One of the most important task of any leader in the movement of Jesus is to communicate the good news and the truth of biblical revelation to the people under his influence. A vision for the who, the what, the why and how of preaching is a must in every generation until Jesus returns. It is of particular importance in the post-Christian west as we seek to be faithful both to the gospel and to reaching people in culture.
How great the confusion will be left to those who follow if pulpit ministries goes astray! We have observed throughout history that false teachers can have an incredible sway on others. When they occupy the sacred desk of the pastor, how much more the damage may be done.
What will follow here is simply a brief elaboration on my philosophy of the preaching ministry for our day and time. I will unpack this by highlighting some aspects of the preaching task which I feel is essential to this sort of work. In doing so, I hope to give a vision into a passion for mission and how I see responsible pulpit ministry as essential to ministry.
For simplicity, I’ve chosen headers for each section which read “Preaching should…” as these things are my recommendations to any of you who would engage in the preaching task. The first focus follows here and others will flow out on the blog in the week ahead.
Preaching Should be Biblical
In his correspondence with his young apprentice Timothy, the apostle Paul echoes this strong word:
 I charge you in the presence of God and of Christ Jesus, who is to judge the living and the dead, and by his appearing and his kingdom:  preach the word; be ready in season and out of season; reprove, rebuke, and exhort, with complete patience and teaching.  For the time is coming when people will not endure sound teaching, but having itching ears they will accumulate for themselves teachers to suit their own passions,  and will turn away from listening to the truth and wander off into myths.  As for you, always be sober-minded, endure suffering, do the work of an evangelist, fulfill your ministry.
These words are contained in Paul’s final letter and contains some strong clarity for young ministers starting out. First, he gives a charge that should clear the head and perk up the ears. He basically says, I challenge you in front of God, Jesus and Kingdom come. Serious stuff here.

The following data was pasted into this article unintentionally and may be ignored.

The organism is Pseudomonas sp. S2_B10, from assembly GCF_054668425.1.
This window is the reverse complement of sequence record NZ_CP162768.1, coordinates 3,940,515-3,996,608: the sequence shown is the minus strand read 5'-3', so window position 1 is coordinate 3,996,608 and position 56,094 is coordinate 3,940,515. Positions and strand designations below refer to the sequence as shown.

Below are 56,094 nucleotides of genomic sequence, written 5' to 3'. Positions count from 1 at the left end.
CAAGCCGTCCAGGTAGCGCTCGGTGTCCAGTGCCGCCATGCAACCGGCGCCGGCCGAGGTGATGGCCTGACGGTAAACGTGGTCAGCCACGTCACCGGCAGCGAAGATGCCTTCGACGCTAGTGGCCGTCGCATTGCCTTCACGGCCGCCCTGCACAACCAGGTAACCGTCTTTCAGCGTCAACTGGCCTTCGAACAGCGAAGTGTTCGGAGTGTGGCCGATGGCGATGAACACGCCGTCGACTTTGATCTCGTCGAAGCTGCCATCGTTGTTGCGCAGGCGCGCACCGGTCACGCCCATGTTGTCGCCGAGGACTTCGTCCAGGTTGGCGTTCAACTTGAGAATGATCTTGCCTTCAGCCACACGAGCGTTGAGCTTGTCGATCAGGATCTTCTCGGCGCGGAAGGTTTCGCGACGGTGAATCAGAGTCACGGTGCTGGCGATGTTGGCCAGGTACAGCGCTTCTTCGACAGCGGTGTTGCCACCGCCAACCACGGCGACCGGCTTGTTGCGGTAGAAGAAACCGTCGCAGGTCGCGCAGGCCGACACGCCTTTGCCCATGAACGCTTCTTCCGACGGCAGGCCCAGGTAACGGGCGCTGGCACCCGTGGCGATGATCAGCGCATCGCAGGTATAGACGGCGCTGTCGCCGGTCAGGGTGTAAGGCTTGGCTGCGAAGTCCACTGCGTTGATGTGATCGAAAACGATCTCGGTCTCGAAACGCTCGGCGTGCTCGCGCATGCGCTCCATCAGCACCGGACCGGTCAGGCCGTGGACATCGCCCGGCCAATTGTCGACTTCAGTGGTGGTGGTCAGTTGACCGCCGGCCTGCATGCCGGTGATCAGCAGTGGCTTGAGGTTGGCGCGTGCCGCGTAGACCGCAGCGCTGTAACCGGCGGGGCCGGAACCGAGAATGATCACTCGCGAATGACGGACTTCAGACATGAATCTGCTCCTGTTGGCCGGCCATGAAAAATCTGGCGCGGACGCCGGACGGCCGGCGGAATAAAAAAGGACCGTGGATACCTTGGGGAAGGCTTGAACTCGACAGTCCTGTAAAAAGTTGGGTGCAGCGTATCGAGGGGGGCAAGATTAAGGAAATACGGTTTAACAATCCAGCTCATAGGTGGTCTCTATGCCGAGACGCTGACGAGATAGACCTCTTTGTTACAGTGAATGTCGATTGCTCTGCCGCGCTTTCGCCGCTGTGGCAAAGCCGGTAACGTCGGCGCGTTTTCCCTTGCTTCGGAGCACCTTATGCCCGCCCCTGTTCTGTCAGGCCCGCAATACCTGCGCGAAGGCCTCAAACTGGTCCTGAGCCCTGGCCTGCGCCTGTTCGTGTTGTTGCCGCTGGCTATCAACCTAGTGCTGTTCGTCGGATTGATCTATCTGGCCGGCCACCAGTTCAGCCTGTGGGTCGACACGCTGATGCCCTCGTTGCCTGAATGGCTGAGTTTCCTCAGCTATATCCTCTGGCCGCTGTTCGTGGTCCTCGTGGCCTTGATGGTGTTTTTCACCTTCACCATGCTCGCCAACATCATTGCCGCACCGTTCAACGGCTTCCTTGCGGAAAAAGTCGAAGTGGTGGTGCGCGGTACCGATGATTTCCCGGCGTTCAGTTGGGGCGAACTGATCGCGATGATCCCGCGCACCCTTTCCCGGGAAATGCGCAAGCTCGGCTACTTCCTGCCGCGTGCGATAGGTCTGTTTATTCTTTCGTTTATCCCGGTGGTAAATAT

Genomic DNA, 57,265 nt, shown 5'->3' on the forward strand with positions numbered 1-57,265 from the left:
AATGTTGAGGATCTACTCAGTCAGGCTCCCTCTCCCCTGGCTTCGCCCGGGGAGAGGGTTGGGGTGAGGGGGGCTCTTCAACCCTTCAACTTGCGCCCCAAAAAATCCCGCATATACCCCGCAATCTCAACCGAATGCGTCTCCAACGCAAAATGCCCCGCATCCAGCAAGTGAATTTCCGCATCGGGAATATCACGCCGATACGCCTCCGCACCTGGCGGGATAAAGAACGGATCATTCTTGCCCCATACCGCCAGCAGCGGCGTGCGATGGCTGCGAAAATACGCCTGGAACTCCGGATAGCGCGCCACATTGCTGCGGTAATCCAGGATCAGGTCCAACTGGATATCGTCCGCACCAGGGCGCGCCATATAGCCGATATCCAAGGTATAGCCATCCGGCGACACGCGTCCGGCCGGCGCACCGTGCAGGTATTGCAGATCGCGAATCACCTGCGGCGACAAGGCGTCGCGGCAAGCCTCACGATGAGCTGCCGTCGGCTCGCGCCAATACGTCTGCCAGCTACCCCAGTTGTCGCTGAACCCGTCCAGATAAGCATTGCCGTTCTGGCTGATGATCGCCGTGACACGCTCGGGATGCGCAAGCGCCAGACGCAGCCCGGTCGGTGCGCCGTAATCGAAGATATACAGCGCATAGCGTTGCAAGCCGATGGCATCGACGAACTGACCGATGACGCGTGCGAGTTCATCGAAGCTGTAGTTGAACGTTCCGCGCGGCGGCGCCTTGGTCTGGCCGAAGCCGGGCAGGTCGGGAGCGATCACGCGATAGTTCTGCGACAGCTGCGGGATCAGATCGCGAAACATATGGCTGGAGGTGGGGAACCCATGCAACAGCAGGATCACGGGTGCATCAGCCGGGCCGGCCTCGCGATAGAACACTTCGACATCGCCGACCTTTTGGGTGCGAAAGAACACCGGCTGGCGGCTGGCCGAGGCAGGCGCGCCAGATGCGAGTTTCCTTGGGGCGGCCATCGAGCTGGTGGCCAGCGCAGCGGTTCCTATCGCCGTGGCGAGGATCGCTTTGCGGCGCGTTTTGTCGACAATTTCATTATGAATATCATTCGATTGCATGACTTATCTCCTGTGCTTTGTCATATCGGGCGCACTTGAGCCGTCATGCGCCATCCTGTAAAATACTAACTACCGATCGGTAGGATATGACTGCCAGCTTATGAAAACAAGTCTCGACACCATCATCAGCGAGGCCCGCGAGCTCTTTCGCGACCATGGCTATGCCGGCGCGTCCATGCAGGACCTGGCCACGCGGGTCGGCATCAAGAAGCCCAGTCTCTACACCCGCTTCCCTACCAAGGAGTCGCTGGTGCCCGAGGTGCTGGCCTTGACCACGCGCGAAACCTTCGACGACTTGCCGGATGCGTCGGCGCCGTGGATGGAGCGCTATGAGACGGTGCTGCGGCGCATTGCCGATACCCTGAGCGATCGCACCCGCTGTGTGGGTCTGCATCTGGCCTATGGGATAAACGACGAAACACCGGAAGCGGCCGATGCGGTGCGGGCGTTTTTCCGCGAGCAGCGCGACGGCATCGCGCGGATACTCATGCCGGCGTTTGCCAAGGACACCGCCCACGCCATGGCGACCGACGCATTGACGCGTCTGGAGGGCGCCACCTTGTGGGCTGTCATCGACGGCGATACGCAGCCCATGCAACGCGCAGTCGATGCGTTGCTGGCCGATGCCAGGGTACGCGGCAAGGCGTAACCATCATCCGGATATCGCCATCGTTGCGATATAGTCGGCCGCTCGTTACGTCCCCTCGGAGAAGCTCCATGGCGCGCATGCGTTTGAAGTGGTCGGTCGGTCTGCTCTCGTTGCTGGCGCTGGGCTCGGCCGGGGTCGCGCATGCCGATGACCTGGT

His challenge to Timothy was to preach! But not simply preach his opinions, his clever ideas, things he read in blogs, et. al. He tells him to preach the Word. This ministry will involve preaching the Word of another, that of God himself. It is also interesting that the pastor in his preaching of the Word should be ready to reprove, rebuke, and exhort, with complete patience and teaching. This list is very similar to and parallels that which Paul says about the “Scriptures” in 2 Timothy 3:16 in the immediate textual neighborhood just a few sentences prior. He is to bring God’s Scriptures to the church in light of the tendency of people to wander away into false teaching, drawn away into myths, to teaching they simply want to hear and a myriad of other worldly ideas.
This preaching and teaching of the Scriptures was also exemplified in the personal ministry of the apostle as well. We read in Acts 20:27 that he did not shrink back from declaring to the Ephesians the whole counsel of God. He discipled them and prepared them for leadership by preaching the Word of God to them. Abraham Kuruvilla, in his work A Vision for Preaching, describes the aim of preaching being biblical in the following helpful manner:
What does it mean to affirm that preaching is biblical? We have seen that Scripture, divine discourse, is to be the source material for sermons in the church, for the Bible is abiding, weighty, and binding upon the people of God for their faith and practice. 
There are also exhortations and examples we must look to for the congregation as well. As hearing and heeding the Word of God is not a passive engagement from the church. The ancient church in Thessalonica was said they received the word of God not as the words of men but as the Word of God (1 Thessalonians 2:13). Furthermore, James exhorted early Jewish believers to be quick to hear and to receive the implanted word with all meekness. This word, James tells us, is able to save souls. The Word needs to be heard but also heeded and obeyed. (See full context by reading James 1:19-25).
Preaching should be biblical in that it should explain the meaning of and application of the Scriptures of the Old and New Testaments. Christians should sit under such teaching and eager to hear the Words of God to follow Jesus in life and mission. Far too often the traditions of men get substituted in for the words of God. (Mark 7:1-13) This temptation should be resisted by keeping our Bibles open and our hearts tuned to the words of the Lord.
Up next...Preaching Should be Contextual
Abraham Kuruvilla, A Vision for Preaching : Understanding the Heart of Pastoral Ministry (Grand Rapids, Michigan: Baker Academic, 2015), 26.